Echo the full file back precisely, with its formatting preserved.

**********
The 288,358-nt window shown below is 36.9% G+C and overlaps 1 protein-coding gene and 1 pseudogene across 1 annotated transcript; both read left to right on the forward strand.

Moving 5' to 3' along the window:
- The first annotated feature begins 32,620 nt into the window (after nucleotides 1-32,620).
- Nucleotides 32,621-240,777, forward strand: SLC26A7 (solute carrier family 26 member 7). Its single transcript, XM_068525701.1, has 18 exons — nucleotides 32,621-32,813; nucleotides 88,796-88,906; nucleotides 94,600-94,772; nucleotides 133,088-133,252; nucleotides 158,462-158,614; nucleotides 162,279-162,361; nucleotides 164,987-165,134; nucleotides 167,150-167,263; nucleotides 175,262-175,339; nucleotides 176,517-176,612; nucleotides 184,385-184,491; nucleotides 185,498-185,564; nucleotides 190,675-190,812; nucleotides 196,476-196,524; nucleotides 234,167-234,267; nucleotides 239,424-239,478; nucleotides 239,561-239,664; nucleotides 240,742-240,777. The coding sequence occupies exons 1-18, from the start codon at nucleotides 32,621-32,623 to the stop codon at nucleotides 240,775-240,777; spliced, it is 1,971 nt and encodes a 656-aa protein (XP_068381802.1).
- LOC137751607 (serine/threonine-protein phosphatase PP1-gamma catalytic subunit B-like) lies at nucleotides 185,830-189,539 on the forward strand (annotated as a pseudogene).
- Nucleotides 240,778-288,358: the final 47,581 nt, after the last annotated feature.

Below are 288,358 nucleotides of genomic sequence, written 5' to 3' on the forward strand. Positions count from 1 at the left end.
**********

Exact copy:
The 288,358-nt window shown below is 36.9% G+C and overlaps 1 protein-coding gene and 1 pseudogene across 1 annotated transcript; both read left to right on the forward strand.

Moving 5' to 3' along the window:
- The first annotated feature begins 32,620 nt into the window (after nucleotides 1-32,620).
- Nucleotides 32,621-240,777, forward strand: SLC26A7 (solute carrier family 26 member 7). Its single transcript, XM_068525701.1, has 18 exons — nucleotides 32,621-32,813; nucleotides 88,796-88,906; nucleotides 94,600-94,772; nucleotides 133,088-133,252; nucleotides 158,462-158,614; nucleotides 162,279-162,361; nucleotides 164,987-165,134; nucleotides 167,150-167,263; nucleotides 175,262-175,339; nucleotides 176,517-176,612; nucleotides 184,385-184,491; nucleotides 185,498-185,564; nucleotides 190,675-190,812; nucleotides 196,476-196,524; nucleotides 234,167-234,267; nucleotides 239,424-239,478; nucleotides 239,561-239,664; nucleotides 240,742-240,777. The coding sequence occupies exons 1-18, from the start codon at nucleotides 32,621-32,623 to the stop codon at nucleotides 240,775-240,777; spliced, it is 1,971 nt and encodes a 656-aa protein (XP_068381802.1).
- LOC137751607 (serine/threonine-protein phosphatase PP1-gamma catalytic subunit B-like) lies at nucleotides 185,830-189,539 on the forward strand (annotated as a pseudogene).
- Nucleotides 240,778-288,358: the final 47,581 nt, after the last annotated feature.

Below are 288,358 nucleotides of genomic sequence, written 5' to 3' on the forward strand. Positions count from 1 at the left end.